Global Inflation Hits Lowest Level Since 2009

Inflation in the Group of 20 largest economies, which account for most of the world's economic activity, fell to its lowest level in almost eight years during June, deepening a puzzle that confronts central banks as they contemplate the removal of post-crisis stimulus policies.

The Organization for Economic Cooperation and Development Thursday said consumer prices across the G-20 were 2% higher than a year earlier. The last time inflation was lower was in October 2009, when it stood at 1.7% as the global economy was starting to emerge from the sharp downturn that followed the global financial crisis.

The contrast between then and now highlights the mystery facing central bankers in developed economies as they attempt to raise inflation to their targets, which they have persistently undershot over recent years.

According to central bankers, inflation is generated by the gap between the demand for goods and services and the economy's ability to supply them. As the economy grows and demand strengthens, that output gap should narrow and prices should rise.

Right now, however, the reverse appears to be happening. Across the G-20, economic growth firmed in the final three months of last year, and stayed at that faster pace in the first three months of this year. Growth figures for the second quarter are incomplete, but those available for the U.S., the eurozone and China don't point to a slowdown. Indeed, Capital Economics estimates that on an annualized basis, global economic growth picked up to 3.7% in the three months to June from 3.2% in the first quarter.

That is a very different situation from the one that confronted the world economy when inflation was last lower than it is now. Back in 2009, output gaps had widened sharply as demand collapsed in the wake of the financial crisis, and central banks were desperately adding to their stimulus measures to avoid a feared slide into deflation.

The decline in inflation rates around the world this year comes as some leading central banks have begun to contemplate a withdrawal of those stimulus measures.

In a July news conference, European Central Bank President Mario Draghi said policy makers would decide in the fall on the future of their bond-buying program, which is tentatively scheduled to end in December. ECB watchers expect the program to be extended into 2018, but at a reduced scale. Most doubt the purchases will continue into 2019.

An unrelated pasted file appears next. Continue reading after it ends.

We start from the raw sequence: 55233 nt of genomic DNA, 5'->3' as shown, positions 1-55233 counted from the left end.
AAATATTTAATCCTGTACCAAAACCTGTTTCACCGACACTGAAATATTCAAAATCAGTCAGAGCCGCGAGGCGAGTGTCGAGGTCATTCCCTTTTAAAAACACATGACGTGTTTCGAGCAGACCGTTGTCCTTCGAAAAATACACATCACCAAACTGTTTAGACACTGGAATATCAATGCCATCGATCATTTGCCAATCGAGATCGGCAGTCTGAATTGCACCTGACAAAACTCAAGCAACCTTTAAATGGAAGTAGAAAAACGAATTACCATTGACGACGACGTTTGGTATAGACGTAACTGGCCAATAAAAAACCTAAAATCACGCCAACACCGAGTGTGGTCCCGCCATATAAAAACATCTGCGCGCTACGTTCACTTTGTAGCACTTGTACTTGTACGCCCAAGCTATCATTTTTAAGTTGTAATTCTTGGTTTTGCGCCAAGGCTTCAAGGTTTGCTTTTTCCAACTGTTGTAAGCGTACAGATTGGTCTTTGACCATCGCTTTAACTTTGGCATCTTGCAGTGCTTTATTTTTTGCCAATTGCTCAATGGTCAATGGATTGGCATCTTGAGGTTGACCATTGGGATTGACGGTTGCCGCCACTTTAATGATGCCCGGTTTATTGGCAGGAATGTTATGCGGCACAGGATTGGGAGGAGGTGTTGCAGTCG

That followed the Bank of Canada's mid-July decision to raise its key interest rate for the first time in seven years, while the U.S. Federal Reserve has raised its key rate four times since the end of 2015 and may do so again. Some Fed officials have expressed concern in recent weeks about pushing ahead with interest-rate increases in light of the softening inflation data.

However, some central banks in large developing economies are moving in the opposite direction, and cutting their key interest rates in response to weaker inflation. The latest to do so was the Reserve Bank of India, which Wednesday lowered its repurchase rate by 0.25 percentage point to 6.0%, having previously cut in October 2016.

Consumer-price inflation in Asia's third-largest economy slowed in June to well below the 2% bottom of the central bank's target range.

While global economic growth appears to be picking up this year after a disappointing 2016, one ingredient for a sustained pickup in inflation is still missing: an acceleration in wages.

Central bankers in developed economies are puzzled by the sluggish pace of pay rises given continuing declines in jobless rates. But they believe that economic growth will ultimately eliminate the gap between what their economies can produce and what they are now producing, pushing up wages and prices.

Write to Paul Hannon at

(END) Dow Jones Newswires

August 03, 2017 06:14 ET (10:14 GMT)